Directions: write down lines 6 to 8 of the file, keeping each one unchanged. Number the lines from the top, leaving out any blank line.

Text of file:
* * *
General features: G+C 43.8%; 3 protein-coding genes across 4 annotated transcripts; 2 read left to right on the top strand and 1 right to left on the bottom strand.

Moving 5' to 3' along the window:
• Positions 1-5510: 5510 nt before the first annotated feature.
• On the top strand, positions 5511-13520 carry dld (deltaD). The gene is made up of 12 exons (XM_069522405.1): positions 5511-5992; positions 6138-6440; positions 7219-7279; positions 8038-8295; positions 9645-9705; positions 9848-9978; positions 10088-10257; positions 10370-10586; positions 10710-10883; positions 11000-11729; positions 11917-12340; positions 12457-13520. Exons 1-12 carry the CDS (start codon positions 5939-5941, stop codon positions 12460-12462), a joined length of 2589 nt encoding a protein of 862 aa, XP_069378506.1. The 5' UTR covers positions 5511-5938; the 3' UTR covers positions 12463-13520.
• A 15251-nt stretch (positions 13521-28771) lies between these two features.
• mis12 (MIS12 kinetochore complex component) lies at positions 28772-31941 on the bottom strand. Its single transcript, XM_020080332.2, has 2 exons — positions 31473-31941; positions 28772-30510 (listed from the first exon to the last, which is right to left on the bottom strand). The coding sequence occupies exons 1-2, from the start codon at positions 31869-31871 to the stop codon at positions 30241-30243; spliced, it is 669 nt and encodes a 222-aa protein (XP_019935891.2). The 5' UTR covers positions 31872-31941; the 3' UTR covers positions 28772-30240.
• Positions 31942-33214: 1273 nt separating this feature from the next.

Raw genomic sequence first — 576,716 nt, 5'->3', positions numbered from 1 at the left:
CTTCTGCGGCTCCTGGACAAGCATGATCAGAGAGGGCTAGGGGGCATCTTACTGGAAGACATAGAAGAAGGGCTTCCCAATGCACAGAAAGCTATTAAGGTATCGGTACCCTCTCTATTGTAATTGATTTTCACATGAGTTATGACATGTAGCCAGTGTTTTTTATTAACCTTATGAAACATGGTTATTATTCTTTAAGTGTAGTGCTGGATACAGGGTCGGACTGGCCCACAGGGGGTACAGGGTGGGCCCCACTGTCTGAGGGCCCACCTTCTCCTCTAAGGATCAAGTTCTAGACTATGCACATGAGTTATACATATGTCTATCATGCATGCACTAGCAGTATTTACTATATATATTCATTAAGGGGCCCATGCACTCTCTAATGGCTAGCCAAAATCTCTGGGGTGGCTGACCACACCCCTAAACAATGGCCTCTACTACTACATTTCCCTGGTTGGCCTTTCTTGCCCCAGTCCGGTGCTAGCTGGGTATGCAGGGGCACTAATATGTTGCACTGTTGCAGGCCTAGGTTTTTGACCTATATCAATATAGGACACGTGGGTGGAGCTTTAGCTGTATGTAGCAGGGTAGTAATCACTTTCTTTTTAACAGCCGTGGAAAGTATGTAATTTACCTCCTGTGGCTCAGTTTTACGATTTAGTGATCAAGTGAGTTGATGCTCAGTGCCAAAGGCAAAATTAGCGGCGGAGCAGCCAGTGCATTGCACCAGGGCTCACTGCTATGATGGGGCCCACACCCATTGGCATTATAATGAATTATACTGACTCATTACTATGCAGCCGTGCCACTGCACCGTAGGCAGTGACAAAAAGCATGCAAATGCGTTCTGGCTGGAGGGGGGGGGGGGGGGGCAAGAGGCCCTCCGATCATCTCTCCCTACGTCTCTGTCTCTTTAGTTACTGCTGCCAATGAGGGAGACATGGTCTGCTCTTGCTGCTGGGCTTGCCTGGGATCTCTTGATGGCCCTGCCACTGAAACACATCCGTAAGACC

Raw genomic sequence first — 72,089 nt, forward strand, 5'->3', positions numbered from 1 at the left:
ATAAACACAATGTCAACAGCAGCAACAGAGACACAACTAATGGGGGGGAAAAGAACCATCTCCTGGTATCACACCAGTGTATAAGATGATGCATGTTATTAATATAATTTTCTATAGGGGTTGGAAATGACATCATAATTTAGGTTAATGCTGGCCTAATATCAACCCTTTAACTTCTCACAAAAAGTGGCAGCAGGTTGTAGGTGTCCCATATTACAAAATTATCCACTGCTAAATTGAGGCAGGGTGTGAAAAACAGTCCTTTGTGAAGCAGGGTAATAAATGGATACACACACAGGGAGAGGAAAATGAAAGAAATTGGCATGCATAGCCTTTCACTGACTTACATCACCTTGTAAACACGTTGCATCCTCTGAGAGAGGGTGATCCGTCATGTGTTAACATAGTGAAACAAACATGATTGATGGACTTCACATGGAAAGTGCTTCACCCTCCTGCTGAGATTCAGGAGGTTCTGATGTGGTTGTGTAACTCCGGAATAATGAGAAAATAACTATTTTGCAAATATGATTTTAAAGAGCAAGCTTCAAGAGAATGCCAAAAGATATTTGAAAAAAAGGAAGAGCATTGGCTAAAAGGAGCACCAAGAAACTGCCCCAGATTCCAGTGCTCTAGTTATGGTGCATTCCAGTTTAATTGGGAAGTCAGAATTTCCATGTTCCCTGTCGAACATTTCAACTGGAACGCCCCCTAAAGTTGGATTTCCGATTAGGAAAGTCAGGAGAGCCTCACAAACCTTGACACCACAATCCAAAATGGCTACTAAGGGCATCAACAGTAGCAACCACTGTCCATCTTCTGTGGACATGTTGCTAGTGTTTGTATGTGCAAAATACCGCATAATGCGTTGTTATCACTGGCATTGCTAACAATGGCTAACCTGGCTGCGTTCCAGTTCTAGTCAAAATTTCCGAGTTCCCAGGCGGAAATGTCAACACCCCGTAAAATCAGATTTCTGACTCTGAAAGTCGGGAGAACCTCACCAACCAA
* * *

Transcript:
• mis12 (MIS12 kinetochore complex component) lies at positions 28772-31941 on the bottom strand. Its single transcript, XM_020080332.2, has 2 exons — positions 31473-31941; positions 28772-30510 (listed from the first exon to the last, which is right to left on the bottom strand). The coding sequence occupies exons 1-2, from the start codon at positions 31869-31871 to the stop codon at positions 30241-30243; spliced, it is 669 nt and encodes a 222-aa protein (XP_019935891.2). The 5' UTR covers positions 31872-31941; the 3' UTR covers positions 28772-30240.
• Positions 31942-33214: 1273 nt separating this feature from the next.

Raw genomic sequence first — 576,716 nt, 5'->3', positions numbered from 1 at the left: